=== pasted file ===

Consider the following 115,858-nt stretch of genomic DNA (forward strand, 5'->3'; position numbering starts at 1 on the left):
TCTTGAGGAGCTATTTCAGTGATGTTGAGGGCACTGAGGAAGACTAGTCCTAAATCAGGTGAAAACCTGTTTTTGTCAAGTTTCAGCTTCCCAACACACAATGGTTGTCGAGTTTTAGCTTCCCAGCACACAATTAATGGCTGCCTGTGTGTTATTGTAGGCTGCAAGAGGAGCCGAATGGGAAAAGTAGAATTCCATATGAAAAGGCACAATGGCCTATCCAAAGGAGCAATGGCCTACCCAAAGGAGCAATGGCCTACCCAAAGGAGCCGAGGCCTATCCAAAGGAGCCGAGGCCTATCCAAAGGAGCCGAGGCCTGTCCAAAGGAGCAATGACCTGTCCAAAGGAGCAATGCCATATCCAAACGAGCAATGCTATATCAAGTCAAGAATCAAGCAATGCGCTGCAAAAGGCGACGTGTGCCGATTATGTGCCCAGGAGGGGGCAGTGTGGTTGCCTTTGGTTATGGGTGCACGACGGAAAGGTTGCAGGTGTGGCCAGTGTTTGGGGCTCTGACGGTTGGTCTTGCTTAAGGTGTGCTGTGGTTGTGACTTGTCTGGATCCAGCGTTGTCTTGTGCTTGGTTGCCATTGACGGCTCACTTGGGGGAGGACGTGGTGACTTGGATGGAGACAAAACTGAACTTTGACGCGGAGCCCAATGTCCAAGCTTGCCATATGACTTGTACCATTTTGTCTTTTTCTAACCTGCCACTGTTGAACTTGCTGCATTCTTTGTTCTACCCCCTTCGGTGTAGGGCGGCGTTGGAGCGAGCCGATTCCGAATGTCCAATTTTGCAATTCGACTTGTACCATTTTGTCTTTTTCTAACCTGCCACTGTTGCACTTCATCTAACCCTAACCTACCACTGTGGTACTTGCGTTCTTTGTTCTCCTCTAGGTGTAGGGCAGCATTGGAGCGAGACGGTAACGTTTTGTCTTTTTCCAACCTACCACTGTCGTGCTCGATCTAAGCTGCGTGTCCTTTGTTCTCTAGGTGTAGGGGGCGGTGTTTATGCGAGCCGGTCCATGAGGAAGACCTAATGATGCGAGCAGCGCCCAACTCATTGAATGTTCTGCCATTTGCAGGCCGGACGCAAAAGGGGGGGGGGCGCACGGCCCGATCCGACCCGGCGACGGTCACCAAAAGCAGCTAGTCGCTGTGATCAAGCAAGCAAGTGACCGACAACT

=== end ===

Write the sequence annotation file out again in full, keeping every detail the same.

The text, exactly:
Consider the following 115,858-nt stretch of genomic DNA (forward strand, 5'->3'; position numbering starts at 1 on the left):
TCTTGAGGAGCTATTTCAGTGATGTTGAGGGCACTGAGGAAGACTAGTCCTAAATCAGGTGAAAACCTGTTTTTGTCAAGTTTCAGCTTCCCAACACACAATGGTTGTCGAGTTTTAGCTTCCCAGCACACAATTAATGGCTGCCTGTGTGTTATTGTAGGCTGCAAGAGGAGCCGAATGGGAAAAGTAGAATTCCATATGAAAAGGCACAATGGCCTATCCAAAGGAGCAATGGCCTACCCAAAGGAGCAATGGCCTACCCAAAGGAGCCGAGGCCTATCCAAAGGAGCCGAGGCCTATCCAAAGGAGCCGAGGCCTGTCCAAAGGAGCAATGACCTGTCCAAAGGAGCAATGCCATATCCAAACGAGCAATGCTATATCAAGTCAAGAATCAAGCAATGCGCTGCAAAAGGCGACGTGTGCCGATTATGTGCCCAGGAGGGGGCAGTGTGGTTGCCTTTGGTTATGGGTGCACGACGGAAAGGTTGCAGGTGTGGCCAGTGTTTGGGGCTCTGACGGTTGGTCTTGCTTAAGGTGTGCTGTGGTTGTGACTTGTCTGGATCCAGCGTTGTCTTGTGCTTGGTTGCCATTGACGGCTCACTTGGGGGAGGACGTGGTGACTTGGATGGAGACAAAACTGAACTTTGACGCGGAGCCCAATGTCCAAGCTTGCCATATGACTTGTACCATTTTGTCTTTTTCTAACCTGCCACTGTTGAACTTGCTGCATTCTTTGTTCTACCCCCTTCGGTGTAGGGCGGCGTTGGAGCGAGCCGATTCCGAATGTCCAATTTTGCAATTCGACTTGTACCATTTTGTCTTTTTCTAACCTGCCACTGTTGCACTTCATCTAACCCTAACCTACCACTGTGGTACTTGCGTTCTTTGTTCTCCTCTAGGTGTAGGGCAGCATTGGAGCGAGACGGTAACGTTTTGTCTTTTTCCAACCTACCACTGTCGTGCTCGATCTAAGCTGCGTGTCCTTTGTTCTCTAGGTGTAGGGGGCGGTGTTTATGCGAGCCGGTCCATGAGGAAGACCTAATGATGCGAGCAGCGCCCAACTCATTGAATGTTCTGCCATTTGCAGGCCGGACGCAAAAGGGGGGGGGGCGCACGGCCCGATCCGACCCGGCGACGGTCACCAAAAGCAGCTAGTCGCTGTGATCAAGCAAGCAAGTGACCGACAACT